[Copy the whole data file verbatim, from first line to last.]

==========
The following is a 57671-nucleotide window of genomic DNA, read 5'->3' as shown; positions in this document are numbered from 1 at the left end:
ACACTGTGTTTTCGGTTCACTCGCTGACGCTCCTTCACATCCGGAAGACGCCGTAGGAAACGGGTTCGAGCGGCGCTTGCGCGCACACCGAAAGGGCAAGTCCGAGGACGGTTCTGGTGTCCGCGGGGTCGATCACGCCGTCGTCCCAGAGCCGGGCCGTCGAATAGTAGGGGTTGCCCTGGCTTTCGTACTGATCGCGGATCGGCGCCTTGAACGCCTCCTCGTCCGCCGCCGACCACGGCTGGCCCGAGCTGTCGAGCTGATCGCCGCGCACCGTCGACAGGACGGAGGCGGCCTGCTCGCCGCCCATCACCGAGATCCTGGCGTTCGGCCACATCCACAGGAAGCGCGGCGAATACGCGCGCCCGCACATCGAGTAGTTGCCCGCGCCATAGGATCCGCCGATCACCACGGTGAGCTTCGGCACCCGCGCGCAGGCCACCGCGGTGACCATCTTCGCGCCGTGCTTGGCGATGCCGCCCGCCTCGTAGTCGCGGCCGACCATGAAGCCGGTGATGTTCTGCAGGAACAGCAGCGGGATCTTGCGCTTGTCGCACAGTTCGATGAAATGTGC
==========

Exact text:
The following is a 57671-nucleotide window of genomic DNA, read 5'->3' as shown; positions in this document are numbered from 1 at the left end:
ACACTGTGTTTTCGGTTCACTCGCTGACGCTCCTTCACATCCGGAAGACGCCGTAGGAAACGGGTTCGAGCGGCGCTTGCGCGCACACCGAAAGGGCAAGTCCGAGGACGGTTCTGGTGTCCGCGGGGTCGATCACGCCGTCGTCCCAGAGCCGGGCCGTCGAATAGTAGGGGTTGCCCTGGCTTTCGTACTGATCGCGGATCGGCGCCTTGAACGCCTCCTCGTCCGCCGCCGACCACGGCTGGCCCGAGCTGTCGAGCTGATCGCCGCGCACCGTCGACAGGACGGAGGCGGCCTGCTCGCCGCCCATCACCGAGATCCTGGCGTTCGGCCACATCCACAGGAAGCGCGGCGAATACGCGCGCCCGCACATCGAGTAGTTGCCCGCGCCATAGGATCCGCCGATCACCACGGTGAGCTTCGGCACCCGCGCGCAGGCCACCGCGGTGACCATCTTCGCGCCGTGCTTGGCGATGCCGCCCGCCTCGTAGTCGCGGCCGACCATGAAGCCGGTGATGTTCTGCAGGAACAGCAGCGGGATCTTGCGCTTGTCGCACAGTTCGATGAAATGTGC